Ms. Angela Hills1, Mrs Mercedes Ray1, Dr Jacqueline Harper2, A/Prof Jaimi Greenslade1,3, Dr. James Hughes1,3, Dr Julian Williams1,4
1Royal Brisbane and Women’s Hospital, Herston, Australia, 2Pathology Queensland, Herston, Australia, 3Queensland University of Technology, Kelvin Grove, Australia, 4University of Queensland, St Lucia, Australia
Background: Blood cultures (BC) are one of the most common pathology tests ordered in the emergency department (ED). Quality of BC collection may be quantified through contamination rates, the number of sets per patient and the volume of blood cultured. Guidelines recommend a collection of 8 – 10 ml per culture bottle for a total of 40 ml per patient. Previous studies have demonstrated that suboptimal volume can lead to increased contamination and reduced true positive rates. This may lead to patients receiving un-necessary treatment or delays to directed antimicrobial therapy.
Aims: This study aimed to establish a reliable method of measuring the volume of blood in culture bottles taken in the ED, and then to employ this method to identify an association (if any) between BC volume, contamination and true positive rates sufficient to inform the design of a future interventional study.
Methods: This is a single site, prospective observational study. A customised device was used to record blood volume for all BC bottles sent to pathology for processing. The Kruskal – Wallace H test was used to examine the association between volume, true positive results and contamination.
Results: Preliminary results (first five weeks, n=541 BC bottles) demonstrated significant underfilling of BC bottles, with a median volume of 6mls (IQR 4mls – 10mls) per bottle and 165 (30.5%) bottles containing blood volume 4mls or less. Ongoing data collection and subsequent analysis will determine the relationship between BC volume and culture results.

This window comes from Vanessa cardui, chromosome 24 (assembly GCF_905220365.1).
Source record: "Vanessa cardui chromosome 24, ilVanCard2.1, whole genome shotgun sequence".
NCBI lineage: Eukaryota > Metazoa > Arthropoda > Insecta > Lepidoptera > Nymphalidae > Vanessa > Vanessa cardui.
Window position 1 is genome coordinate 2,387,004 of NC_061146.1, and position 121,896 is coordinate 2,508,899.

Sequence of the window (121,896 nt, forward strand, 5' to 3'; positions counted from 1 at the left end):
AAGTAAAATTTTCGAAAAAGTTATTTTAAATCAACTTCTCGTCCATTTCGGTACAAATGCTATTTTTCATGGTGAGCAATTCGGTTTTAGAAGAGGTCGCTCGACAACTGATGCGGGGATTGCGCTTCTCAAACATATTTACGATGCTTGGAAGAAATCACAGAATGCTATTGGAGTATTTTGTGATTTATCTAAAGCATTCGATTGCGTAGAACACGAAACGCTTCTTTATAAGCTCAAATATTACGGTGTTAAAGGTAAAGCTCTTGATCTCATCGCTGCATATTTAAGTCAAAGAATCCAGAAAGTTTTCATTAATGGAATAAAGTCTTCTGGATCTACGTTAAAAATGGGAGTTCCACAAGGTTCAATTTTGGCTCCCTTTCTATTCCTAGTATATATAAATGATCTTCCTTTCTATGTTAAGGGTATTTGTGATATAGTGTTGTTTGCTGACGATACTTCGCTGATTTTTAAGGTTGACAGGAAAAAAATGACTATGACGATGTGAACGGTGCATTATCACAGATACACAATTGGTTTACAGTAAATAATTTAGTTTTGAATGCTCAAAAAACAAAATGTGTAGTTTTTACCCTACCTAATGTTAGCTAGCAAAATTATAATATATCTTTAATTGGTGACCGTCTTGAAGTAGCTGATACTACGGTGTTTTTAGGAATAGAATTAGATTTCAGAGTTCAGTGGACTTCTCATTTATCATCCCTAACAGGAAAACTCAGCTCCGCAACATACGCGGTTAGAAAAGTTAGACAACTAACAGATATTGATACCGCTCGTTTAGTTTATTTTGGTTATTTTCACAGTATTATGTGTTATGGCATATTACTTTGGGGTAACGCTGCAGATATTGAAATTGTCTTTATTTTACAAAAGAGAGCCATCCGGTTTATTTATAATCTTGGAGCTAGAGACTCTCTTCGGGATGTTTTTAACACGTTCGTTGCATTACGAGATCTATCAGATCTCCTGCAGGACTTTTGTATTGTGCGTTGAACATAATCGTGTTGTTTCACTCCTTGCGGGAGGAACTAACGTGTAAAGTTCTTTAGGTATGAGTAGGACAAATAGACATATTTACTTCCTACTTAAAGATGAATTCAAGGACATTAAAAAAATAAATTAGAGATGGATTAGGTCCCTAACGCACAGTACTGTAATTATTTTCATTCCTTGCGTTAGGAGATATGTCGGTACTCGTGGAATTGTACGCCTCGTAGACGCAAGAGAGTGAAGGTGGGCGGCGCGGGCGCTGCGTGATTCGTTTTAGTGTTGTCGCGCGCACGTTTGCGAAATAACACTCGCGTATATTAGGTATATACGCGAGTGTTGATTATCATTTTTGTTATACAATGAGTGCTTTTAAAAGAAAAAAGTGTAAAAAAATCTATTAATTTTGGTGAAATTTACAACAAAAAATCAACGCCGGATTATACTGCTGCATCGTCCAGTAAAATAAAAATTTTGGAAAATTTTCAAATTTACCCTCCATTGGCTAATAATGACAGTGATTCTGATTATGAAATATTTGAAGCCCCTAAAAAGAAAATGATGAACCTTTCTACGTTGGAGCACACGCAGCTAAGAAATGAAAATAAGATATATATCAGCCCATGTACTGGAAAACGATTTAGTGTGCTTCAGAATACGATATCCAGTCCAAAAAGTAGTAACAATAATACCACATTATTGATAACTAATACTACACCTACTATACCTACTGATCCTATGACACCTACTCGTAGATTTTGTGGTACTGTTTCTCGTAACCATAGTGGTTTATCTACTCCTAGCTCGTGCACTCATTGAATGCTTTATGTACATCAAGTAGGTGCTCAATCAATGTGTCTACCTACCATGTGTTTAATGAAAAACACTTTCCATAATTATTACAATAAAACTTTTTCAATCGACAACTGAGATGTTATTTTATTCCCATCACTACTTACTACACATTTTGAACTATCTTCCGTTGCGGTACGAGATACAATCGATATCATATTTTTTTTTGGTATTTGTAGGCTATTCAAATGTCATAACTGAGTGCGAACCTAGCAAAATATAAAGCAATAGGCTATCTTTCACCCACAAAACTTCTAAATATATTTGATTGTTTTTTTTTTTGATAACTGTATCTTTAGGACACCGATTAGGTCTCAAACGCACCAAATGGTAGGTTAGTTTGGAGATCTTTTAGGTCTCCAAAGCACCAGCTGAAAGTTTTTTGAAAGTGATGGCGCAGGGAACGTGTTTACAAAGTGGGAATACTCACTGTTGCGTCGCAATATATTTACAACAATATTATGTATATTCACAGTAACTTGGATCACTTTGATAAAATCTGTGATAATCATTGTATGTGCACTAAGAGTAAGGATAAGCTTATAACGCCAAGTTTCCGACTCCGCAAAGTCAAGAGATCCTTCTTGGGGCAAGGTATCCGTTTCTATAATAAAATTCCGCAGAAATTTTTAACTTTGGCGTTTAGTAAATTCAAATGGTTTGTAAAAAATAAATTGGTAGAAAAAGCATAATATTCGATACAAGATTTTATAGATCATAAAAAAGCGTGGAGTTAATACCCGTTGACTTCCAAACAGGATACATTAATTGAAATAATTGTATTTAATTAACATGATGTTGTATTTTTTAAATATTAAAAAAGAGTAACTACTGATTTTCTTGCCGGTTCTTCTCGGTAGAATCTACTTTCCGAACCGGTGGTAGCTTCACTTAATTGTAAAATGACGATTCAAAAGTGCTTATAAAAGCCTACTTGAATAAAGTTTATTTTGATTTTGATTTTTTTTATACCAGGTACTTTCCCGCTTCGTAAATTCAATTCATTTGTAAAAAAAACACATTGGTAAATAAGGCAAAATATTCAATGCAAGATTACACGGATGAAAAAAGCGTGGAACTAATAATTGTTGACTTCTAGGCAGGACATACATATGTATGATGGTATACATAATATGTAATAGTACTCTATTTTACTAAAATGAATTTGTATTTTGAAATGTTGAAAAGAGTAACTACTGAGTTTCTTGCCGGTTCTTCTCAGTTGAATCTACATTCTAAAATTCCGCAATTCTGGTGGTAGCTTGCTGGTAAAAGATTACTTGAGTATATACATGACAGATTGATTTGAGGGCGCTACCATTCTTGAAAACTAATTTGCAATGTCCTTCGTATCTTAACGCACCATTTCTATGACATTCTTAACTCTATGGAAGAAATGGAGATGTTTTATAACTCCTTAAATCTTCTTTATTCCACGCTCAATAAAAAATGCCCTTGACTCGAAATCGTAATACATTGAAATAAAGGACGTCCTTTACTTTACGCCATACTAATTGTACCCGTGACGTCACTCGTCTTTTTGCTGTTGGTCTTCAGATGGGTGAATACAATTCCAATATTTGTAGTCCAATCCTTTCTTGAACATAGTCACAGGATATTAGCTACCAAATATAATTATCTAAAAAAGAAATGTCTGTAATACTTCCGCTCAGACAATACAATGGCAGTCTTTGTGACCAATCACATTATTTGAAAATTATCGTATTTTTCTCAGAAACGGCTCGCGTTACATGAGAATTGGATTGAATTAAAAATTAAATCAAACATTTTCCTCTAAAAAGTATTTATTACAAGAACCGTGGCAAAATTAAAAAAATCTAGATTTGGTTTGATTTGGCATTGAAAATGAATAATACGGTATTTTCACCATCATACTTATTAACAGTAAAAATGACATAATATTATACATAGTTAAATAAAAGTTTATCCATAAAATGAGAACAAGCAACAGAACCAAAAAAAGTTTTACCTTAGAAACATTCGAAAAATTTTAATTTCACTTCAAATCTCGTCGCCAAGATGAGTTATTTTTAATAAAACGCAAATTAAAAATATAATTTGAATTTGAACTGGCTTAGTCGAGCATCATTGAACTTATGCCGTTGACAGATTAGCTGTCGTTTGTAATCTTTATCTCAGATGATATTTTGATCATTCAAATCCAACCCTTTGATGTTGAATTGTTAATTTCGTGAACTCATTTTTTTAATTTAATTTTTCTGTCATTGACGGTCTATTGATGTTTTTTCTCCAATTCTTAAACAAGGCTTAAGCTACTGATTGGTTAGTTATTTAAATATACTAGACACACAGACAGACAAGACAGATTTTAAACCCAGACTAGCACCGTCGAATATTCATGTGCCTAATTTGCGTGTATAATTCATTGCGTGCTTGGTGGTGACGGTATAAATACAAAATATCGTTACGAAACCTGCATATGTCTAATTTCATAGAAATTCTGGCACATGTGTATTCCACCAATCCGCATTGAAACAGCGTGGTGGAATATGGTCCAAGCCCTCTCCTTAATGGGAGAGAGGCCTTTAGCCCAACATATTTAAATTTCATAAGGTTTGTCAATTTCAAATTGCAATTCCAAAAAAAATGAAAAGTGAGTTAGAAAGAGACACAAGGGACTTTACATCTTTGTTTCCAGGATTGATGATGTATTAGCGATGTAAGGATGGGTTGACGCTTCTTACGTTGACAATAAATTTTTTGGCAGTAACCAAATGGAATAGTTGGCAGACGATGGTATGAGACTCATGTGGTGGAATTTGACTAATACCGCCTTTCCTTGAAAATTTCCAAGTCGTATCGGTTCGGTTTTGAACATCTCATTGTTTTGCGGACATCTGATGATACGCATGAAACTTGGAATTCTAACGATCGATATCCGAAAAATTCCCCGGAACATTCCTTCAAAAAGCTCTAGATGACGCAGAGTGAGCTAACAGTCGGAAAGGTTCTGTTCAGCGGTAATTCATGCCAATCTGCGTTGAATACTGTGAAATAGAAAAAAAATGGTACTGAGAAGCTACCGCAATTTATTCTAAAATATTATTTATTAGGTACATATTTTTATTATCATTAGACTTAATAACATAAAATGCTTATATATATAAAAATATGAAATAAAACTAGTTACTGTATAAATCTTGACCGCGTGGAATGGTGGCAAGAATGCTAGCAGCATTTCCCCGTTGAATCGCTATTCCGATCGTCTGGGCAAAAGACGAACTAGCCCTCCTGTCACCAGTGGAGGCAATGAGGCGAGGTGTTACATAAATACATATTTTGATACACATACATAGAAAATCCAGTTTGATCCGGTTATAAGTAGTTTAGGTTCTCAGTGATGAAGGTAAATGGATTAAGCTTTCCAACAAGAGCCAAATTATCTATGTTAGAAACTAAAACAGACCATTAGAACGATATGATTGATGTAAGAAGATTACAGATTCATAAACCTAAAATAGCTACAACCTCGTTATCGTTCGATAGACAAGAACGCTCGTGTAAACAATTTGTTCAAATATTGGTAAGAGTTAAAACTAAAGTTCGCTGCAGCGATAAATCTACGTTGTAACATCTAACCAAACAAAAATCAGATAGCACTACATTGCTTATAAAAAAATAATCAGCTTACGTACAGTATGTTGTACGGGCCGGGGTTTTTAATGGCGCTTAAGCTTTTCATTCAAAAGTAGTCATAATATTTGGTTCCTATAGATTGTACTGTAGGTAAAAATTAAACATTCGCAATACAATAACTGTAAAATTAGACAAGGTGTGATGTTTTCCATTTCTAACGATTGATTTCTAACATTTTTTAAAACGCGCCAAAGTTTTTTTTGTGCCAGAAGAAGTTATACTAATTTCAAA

Conclusion: Enquiry into the quality of blood cultures sent to pathology for testing has identified significant deviation from current volume guidelines, with substantial underfilling. The relationship between this underfilling and culture outcomes is currently being explored. Any identified association between BC underfilling and suboptimal test performance should be communicated to BC collectors so practice may be improved.
Mercedes is an experienced emergency nurse, having worked in senior positions in two of Queensland’s busiest hospitals. She is a passionate advocate for the improvement of patient care and has recently taken up the role of Clinical Nurse – Research within the Emergency and Trauma Centre at RBWH to work on the Bugs in Bottles project, a multidisciplinary research project aimed at improving the quality and use of blood cultures in the emergency department.
Angela Hills is a registered nurse working on the front line of health care at the Royal Brisbane and Women’s Emergency and Trauma Center. Angela places great emphasis on efficient and evidence-based care and became interested in clinical research with the hopes of improving practices in the emergency setting. Her interests include the treatment and diagnosis of sepsis and has recently joined a team looking into the quality of blood cultures in the emergency department.